First Batch of Beer

For Christmas, I asked for a beer brewing kit, and brewed my first batch in January. It’s just about finished off now and I’m ready to start batch two soon, but I took photos of the fun and simple process.


I chose a simple (and cheaper, in case I screwed it up) Scottish Ale kit for my first batch. Here you see all the ingredients aside from the five gallons of water. Canned and powdered malt make up most of the homebrew. All those grains get steeped like tea. Hops for balance, sugar for carbonating the bottles, and most importantly the animal that makes all liquid and solid bread happen, a packet of yeast.

Five gallons of water need to boil for an hour. I killed two birds with one stone and saved some money, getting a turkey fryer kit instead of an expensive kettle heating slowly on the stove. The 20-degree temperatures outside were no match for the propane burner…in fact it heated so quickly I had to cut the flame to give the grain enough time to steep before burning it.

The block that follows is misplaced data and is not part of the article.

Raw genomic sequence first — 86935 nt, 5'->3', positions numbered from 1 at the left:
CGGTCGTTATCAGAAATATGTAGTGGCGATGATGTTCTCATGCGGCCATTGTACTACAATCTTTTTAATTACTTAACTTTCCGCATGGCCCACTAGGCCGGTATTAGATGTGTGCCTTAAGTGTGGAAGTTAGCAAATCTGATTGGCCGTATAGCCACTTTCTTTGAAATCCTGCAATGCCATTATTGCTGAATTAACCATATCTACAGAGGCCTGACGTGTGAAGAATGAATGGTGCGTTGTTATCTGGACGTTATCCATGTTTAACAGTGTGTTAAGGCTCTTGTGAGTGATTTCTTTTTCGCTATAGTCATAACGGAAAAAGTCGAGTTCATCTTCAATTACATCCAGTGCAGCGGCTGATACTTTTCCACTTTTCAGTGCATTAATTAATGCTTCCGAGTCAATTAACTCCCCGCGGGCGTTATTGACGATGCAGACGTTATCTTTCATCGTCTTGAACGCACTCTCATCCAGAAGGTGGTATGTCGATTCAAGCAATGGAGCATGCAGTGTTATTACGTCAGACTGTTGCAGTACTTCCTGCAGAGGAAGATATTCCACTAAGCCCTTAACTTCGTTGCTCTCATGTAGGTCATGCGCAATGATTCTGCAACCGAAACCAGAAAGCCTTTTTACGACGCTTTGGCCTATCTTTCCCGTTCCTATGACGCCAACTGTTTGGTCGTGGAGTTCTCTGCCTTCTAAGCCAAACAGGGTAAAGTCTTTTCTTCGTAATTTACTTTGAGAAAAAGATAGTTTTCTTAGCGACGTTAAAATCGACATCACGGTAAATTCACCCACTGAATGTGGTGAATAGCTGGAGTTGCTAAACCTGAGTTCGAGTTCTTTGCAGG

The two feet of snow were also convenient when it came to cool the wort down to room temperature. Actually even banking the snow around the pot, it still took over an hour. I’ll use a proper chiller next time. The wort was then siphoned into the fermenter with airlock on top, and left to ferment for a week. Unfortunately the room was a bit on the cold side and I only got one day of bubbling even after adding extra yeast, and from that point on I was worried I wouldn’t have beer.

With fermenting (long) over, next was bottling. A bit of work here, cleaning and sanitizing all bottles and equipment. The filling was pretty painless though with the simple siphoning and bottle-filling gadgets included in the brewing kit.

Another week or two for bottle conditioning and carbonation, and the beer was ready to drink. And to my surprise, it was good! Specific gravity measurements put it around only 3% ABV, but that was only slightly less than the target 3.5. In other words, my first beer was light in alcohol and body, but definitely not in taste or color, with a full smokey malt flavor. I really enjoyed the process, and the sense of accomplishment of a caveman inventing fire, and look forward to making more interesting brews in the future. Cheers!

Posted from Medford, Massachusetts, United States.

Posted February 20th, 2011 in beer.

3 comments:

  1. Jared Razzano:

    Nice!
    I’d suggest buying fresh hops/grains over in Cambridge…but watch out, one kid there is a total dick.

  2. Ian C.:

    Cloudy? Or just dark?

  3. Jeff Maginniss:

    1 step closer to “the woods”…